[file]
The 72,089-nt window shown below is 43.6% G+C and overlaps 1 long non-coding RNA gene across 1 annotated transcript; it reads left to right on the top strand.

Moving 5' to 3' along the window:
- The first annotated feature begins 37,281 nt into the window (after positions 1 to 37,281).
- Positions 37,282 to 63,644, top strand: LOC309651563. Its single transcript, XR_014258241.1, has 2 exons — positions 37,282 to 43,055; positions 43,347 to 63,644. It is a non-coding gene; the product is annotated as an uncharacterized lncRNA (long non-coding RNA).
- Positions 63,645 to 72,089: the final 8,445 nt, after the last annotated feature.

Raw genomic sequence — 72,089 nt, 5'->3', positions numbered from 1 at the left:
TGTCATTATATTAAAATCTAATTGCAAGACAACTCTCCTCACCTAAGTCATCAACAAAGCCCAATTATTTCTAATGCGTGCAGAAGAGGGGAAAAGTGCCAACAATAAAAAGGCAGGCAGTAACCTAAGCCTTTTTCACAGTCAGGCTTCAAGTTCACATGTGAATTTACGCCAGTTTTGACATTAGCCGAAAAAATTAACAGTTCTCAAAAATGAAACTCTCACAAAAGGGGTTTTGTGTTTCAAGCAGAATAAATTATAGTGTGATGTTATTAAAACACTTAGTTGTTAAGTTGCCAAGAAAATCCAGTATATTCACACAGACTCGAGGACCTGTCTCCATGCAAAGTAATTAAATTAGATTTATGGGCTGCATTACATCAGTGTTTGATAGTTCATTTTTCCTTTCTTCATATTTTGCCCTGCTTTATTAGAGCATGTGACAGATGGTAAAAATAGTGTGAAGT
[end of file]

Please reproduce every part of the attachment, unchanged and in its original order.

The 72,089-nt window shown below is 43.6% G+C and overlaps 1 long non-coding RNA gene across 1 annotated transcript; it reads left to right on the top strand.

Moving 5' to 3' along the window:
- The first annotated feature begins 37,281 nt into the window (after positions 1 to 37,281).
- Positions 37,282 to 63,644, top strand: LOC309651563. Its single transcript, XR_014258241.1, has 2 exons — positions 37,282 to 43,055; positions 43,347 to 63,644. It is a non-coding gene; the product is annotated as an uncharacterized lncRNA (long non-coding RNA).
- Positions 63,645 to 72,089: the final 8,445 nt, after the last annotated feature.

Raw genomic sequence — 72,089 nt, 5'->3', positions numbered from 1 at the left:
TGTCATTATATTAAAATCTAATTGCAAGACAACTCTCCTCACCTAAGTCATCAACAAAGCCCAATTATTTCTAATGCGTGCAGAAGAGGGGAAAAGTGCCAACAATAAAAAGGCAGGCAGTAACCTAAGCCTTTTTCACAGTCAGGCTTCAAGTTCACATGTGAATTTACGCCAGTTTTGACATTAGCCGAAAAAATTAACAGTTCTCAAAAATGAAACTCTCACAAAAGGGGTTTTGTGTTTCAAGCAGAATAAATTATAGTGTGATGTTATTAAAACACTTAGTTGTTAAGTTGCCAAGAAAATCCAGTATATTCACACAGACTCGAGGACCTGTCTCCATGCAAAGTAATTAAATTAGATTTATGGGCTGCATTACATCAGTGTTTGATAGTTCATTTTTCCTTTCTTCATATTTTGCCCTGCTTTATTAGAGCATGTGACAGATGGTAAAAATAGTGTGAAGT